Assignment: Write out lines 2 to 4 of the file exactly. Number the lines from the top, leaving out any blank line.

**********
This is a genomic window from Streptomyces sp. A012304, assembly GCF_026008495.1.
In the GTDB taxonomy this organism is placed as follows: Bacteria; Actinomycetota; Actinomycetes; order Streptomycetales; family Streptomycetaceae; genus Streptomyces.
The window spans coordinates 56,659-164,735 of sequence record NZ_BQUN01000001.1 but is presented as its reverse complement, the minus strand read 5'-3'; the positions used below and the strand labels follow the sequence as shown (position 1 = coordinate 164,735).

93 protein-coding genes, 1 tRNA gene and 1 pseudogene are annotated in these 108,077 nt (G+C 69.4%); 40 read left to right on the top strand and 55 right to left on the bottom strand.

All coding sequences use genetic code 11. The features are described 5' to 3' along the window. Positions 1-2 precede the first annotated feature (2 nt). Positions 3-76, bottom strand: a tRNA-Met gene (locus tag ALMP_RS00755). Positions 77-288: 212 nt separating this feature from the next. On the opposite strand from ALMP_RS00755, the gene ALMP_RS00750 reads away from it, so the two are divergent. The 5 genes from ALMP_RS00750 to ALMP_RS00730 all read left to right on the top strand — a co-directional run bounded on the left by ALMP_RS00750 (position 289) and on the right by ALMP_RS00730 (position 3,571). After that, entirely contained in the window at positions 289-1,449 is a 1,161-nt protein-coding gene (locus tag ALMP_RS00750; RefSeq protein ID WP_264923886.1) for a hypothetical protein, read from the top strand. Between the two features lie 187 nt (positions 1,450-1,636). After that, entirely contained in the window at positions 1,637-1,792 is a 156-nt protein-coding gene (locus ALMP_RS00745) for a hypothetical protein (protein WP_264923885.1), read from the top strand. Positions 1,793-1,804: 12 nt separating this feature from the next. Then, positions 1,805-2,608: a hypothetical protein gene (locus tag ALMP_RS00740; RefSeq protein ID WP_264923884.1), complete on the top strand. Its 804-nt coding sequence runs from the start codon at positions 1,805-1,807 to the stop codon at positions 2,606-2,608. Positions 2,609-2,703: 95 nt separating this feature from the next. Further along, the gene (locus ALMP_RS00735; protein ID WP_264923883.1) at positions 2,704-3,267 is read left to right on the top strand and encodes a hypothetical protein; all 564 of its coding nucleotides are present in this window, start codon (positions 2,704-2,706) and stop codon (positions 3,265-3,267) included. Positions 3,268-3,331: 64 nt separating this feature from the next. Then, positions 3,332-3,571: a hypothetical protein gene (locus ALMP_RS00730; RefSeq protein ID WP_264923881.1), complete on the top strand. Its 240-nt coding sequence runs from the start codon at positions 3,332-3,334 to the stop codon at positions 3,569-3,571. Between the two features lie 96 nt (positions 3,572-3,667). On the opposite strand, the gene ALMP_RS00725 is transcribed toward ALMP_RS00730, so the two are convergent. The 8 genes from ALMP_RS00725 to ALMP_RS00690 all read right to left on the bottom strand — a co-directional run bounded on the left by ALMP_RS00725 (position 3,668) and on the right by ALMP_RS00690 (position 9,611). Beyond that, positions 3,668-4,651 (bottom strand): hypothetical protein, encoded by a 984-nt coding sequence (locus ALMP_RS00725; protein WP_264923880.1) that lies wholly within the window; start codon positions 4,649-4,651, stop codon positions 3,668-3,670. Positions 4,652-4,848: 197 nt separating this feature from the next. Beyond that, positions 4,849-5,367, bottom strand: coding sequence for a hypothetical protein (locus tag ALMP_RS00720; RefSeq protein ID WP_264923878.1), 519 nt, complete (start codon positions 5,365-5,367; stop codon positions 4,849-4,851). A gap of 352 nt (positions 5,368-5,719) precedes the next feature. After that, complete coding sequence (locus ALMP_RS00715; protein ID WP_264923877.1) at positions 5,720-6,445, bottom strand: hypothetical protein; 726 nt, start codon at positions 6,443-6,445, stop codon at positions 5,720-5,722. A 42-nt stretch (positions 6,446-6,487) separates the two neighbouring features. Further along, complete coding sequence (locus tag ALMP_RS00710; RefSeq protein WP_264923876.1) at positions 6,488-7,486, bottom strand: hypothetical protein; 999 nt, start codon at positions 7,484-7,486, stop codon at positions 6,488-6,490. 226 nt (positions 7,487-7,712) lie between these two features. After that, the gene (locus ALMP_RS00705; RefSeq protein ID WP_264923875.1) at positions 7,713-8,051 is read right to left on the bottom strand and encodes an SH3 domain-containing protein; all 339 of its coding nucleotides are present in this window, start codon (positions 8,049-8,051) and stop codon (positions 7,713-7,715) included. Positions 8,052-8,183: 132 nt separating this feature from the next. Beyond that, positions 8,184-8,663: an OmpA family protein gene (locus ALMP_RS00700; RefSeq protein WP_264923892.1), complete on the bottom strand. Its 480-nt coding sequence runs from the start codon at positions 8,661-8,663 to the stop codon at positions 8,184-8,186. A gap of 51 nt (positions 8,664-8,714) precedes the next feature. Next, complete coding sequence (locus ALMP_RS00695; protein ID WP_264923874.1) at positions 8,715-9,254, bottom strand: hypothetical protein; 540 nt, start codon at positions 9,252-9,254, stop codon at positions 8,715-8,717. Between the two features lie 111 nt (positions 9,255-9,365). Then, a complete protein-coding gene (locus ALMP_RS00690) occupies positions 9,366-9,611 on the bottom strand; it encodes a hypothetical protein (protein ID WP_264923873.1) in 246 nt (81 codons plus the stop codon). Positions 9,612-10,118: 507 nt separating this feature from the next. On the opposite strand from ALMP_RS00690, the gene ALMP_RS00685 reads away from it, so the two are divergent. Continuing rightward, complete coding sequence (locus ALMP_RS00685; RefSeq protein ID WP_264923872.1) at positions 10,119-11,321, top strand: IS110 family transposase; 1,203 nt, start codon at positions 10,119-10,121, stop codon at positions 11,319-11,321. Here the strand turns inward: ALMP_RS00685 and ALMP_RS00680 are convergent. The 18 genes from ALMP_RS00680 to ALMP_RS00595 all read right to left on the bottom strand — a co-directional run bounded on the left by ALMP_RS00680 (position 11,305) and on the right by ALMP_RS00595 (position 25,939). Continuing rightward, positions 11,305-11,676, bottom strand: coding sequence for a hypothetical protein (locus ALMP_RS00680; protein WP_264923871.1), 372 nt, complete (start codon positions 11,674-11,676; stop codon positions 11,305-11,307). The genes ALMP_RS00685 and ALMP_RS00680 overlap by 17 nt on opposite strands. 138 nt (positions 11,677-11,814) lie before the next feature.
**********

In the GTDB taxonomy this organism is placed as follows: Bacteria; Actinomycetota; Actinomycetes; order Streptomycetales; family Streptomycetaceae; genus Streptomyces.
The window spans coordinates 56,659-164,735 of sequence record NZ_BQUN01000001.1 but is presented as its reverse complement, the minus strand read 5'-3'; the positions used below and the strand labels follow the sequence as shown (position 1 = coordinate 164,735).

93 protein-coding genes, 1 tRNA gene and 1 pseudogene are annotated in these 108,077 nt (G+C 69.4%); 40 read left to right on the top strand and 55 right to left on the bottom strand.